```    if now >= cycle_speed:
next(rainbow)
cycle_speed_start = now
cycle_speed = cycle_speed_start + cycle_speed_initial```

This is where we set the speed of each color mode. Solid colors don't care about speed and simply aren't affected. This speed is important to the rainbow and blink modes.

Next, we have another state machine, with exactly the same syntax and concept as the first, used with touch pad A1.

```    if not touch_A1.value and touch_A1_state is None:
if touch_A1.value and touch_A1_state == "ready":```

Touch pad A1 is used to change the speed of the blinking and the rainbow. So we have a similar set of `time` code as we had in our setup.

```        cycle_speed_initial = next(cycle_speeds)
cycle_speed_start = now
cycle_speed = cycle_speed_start + cycle_speed_initial```

Then we assign `touch_A1_state = None` so the state machine is ready to begin again.

The last bit of code is the third state machine used with touch pad A2.

```    if not touch_A2.value and touch_A2_state is None:
if touch_A2.value and touch_A2_state == "ready":```

We use touch pad A2 to cycle through the brightness levels by calling `next` on the `brightness` generator.

`        next(brightness)`

And with that, we reach the end of our program! Put it all together, and you get a fancy interactive tough light using your new Gemma!

While you're welcome to edit any part of the program, there's a few things in here that you can easily change up for different effects. Let's take a look!

# Change it up!

You can change the blink modes or the static colors by adding more data to the list contained within the `color_sequences` generator.

To add another static color mode, you would add another line similar to the red, green or blue lines. For example, if you would like to include orange, you would add another line containing `,`, which is the `wheel()` position that returns orange. Adding orange might look like the following example.

```color_sequences = cycle_sequence(
[
range(256),  # rainbow_cycle
[50, 160],  # Python colors!
,  # red
,  # orange
,  # green
,  # blue
]
)```

The code on this page has seven different static colors. Check it out to get some ideas of what colors are in different positions in `wheel()`!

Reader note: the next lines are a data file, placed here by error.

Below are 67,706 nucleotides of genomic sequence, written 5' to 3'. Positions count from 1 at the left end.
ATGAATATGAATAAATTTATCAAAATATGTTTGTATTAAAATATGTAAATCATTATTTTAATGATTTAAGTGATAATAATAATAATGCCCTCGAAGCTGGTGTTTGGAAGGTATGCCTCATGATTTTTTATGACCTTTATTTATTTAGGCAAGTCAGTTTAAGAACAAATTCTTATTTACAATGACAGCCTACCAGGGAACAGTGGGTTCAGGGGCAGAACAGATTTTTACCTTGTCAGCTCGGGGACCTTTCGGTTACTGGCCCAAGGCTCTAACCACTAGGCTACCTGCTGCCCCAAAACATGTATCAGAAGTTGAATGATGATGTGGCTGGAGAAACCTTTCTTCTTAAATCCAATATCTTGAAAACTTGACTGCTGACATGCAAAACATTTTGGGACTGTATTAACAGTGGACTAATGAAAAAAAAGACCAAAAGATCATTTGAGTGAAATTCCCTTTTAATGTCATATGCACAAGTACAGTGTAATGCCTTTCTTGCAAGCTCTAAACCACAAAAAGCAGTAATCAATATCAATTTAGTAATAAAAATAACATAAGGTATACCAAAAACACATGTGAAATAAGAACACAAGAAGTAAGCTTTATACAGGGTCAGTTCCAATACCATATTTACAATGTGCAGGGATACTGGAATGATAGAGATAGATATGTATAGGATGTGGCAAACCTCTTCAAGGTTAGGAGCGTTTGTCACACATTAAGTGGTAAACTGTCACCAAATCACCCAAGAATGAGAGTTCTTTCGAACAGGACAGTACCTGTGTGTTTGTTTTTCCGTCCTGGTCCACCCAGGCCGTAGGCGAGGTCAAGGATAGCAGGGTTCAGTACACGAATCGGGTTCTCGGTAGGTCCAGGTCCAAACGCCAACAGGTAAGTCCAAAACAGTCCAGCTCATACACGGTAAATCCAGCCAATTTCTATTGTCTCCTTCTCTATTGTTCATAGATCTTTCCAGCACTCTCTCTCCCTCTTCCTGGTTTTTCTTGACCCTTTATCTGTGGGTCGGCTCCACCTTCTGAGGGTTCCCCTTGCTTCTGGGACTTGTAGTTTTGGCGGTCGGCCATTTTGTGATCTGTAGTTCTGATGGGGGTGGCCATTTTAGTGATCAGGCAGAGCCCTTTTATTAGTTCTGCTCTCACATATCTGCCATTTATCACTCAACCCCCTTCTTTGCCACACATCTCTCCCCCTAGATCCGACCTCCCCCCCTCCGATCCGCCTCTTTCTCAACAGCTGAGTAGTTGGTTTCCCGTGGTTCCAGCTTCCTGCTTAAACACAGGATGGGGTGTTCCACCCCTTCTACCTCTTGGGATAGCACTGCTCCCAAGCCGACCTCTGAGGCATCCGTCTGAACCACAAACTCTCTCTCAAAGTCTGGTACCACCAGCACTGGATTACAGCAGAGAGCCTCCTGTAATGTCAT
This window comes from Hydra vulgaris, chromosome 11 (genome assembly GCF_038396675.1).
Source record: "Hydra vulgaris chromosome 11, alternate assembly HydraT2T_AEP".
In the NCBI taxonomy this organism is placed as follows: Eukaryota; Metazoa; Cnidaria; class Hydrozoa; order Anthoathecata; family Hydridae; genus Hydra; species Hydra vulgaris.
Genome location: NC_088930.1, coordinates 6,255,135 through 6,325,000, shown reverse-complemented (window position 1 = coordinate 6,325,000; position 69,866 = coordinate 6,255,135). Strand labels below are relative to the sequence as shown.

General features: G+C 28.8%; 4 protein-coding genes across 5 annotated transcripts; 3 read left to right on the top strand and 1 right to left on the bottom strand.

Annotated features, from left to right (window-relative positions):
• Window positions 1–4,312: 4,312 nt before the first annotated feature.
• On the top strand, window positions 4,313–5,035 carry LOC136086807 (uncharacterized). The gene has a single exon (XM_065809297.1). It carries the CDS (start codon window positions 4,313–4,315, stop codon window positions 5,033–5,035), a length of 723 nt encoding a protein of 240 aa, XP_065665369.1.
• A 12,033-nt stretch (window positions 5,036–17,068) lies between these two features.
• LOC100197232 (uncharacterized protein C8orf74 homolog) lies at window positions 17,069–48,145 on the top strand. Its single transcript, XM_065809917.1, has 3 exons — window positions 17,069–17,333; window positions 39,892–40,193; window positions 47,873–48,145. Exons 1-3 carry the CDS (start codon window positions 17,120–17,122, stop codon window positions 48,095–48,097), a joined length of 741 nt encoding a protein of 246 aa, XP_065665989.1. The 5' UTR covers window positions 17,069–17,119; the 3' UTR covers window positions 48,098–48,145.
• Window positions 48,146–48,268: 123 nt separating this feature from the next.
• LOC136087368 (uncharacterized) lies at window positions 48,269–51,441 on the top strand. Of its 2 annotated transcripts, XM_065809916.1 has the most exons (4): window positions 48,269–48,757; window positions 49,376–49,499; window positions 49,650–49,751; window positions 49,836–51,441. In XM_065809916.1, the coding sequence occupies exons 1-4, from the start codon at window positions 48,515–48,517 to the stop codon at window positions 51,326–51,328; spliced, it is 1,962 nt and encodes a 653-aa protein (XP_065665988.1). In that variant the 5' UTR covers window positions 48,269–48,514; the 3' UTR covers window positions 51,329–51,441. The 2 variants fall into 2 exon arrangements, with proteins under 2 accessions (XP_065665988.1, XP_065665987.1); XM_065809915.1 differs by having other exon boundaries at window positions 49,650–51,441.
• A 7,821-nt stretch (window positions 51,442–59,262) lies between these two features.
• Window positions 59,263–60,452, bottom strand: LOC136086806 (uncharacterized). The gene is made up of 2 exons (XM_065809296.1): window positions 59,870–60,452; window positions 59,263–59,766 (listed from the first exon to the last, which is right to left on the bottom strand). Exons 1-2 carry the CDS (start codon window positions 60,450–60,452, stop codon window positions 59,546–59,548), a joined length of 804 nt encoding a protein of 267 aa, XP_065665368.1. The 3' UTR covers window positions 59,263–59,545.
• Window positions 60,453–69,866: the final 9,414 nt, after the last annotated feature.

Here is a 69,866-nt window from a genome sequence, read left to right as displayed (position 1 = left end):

To add another blinking mode, you would provide another line similar to the Python colors blink line. For example, if you would like to have a cyan and purple blinking mode, you would add another line containing `[137, 213],`, which includes the two `wheel()` positions that return cyan and purple. It may look like the following.

```color_sequences = cycle_sequence(
[
range(256),  # rainbow_cycle
[50, 160],  # Python colors!
[137, 213]  # Cyan and purple
,  # red
,  # green
,  # blue
]
)```

You can blink as many different colors in one mode as you'd like. To add a mode that blinks seven different colors, you'd add a line containing `[0, 10, 30, 85, 137, 170, 213],`.  Adding it may look like the following.

```color_sequences = cycle_sequence(
[
range(256),  # rainbow_cycle
[50, 160],  # Python colors!
,  # red
,  # green
,  # blue
[0, 10, 30, 85, 137, 170, 213], # Party mode!
]
)```

It's really easy to add all kinds of different modes to your Gemma light!

## Brightness

You can change the available brightness levels. Remember, brightness is assigned by using a number from 0-1 to represent 0-100%. So to change the brightness levels that the code cycles through, you simply need to add to or remove some of the brightness levels in `brightness_cycle` generator.

For example, if you would like to have a dimmer option than is already available, you could add `0.1,` into the the list in the line reading `brightness_value = cycle_sequence([0.1, 1, 0.8, 0.6, 0.4, 0.2])`.

If you would rather have less brightness options, remove some of the numbers in the list. For example, `[0.1, 0.5, 1]` cycles between 10%, 50% and 100% without all the steps in between.

As well, if you would like to change the order, you can move the numbers around in the list so it cycles in a different order. That might look like `[0,2, 0.4, 0.6, 0.8, 1]`. You can do it however you'd like!

## Speeds

You can change the available speeds. The speed generator works exactly like the brightness generator in terms of making alterations to it. You will add to, remove from, or change the order of the current list of numbers in the line reading `cycle_speeds = cycle_sequence([0.1, 0.3, 0.5])`. The current available speeds are 0.1 seconds, 0.3 seconds and 0.5 seconds. Remember, these are the delays between changes in the modes that change, such as the rainbow mode and the blink mode.

For example, if you'd like to add a slower option, your new list might look like `[0.1, 0.3, 0.5, 0.7]`. If you wanted to add a faster option, your new list might look like `[0.05, 0.1, 0.3, 0.5]`. If you wanted to change the order that the speeds cycle, your new list might look like `[0.5, 0.3, 0.1]`.

You can also change the speed it starts at by changing `CYCLE_SPEED_INITIAL = 0.3` to be a different number of seconds. If you'd like it to start out faster, try `0.1` seconds. If you'd like it to start out slower, try `0.5`. You can change it to any number of seconds you'd like. It doesn't have to be a number within the `cycle_speeds` list.

It's super simple to customise the speed options!

This guide was first published on May 10, 2018. It was last updated on May 10, 2018.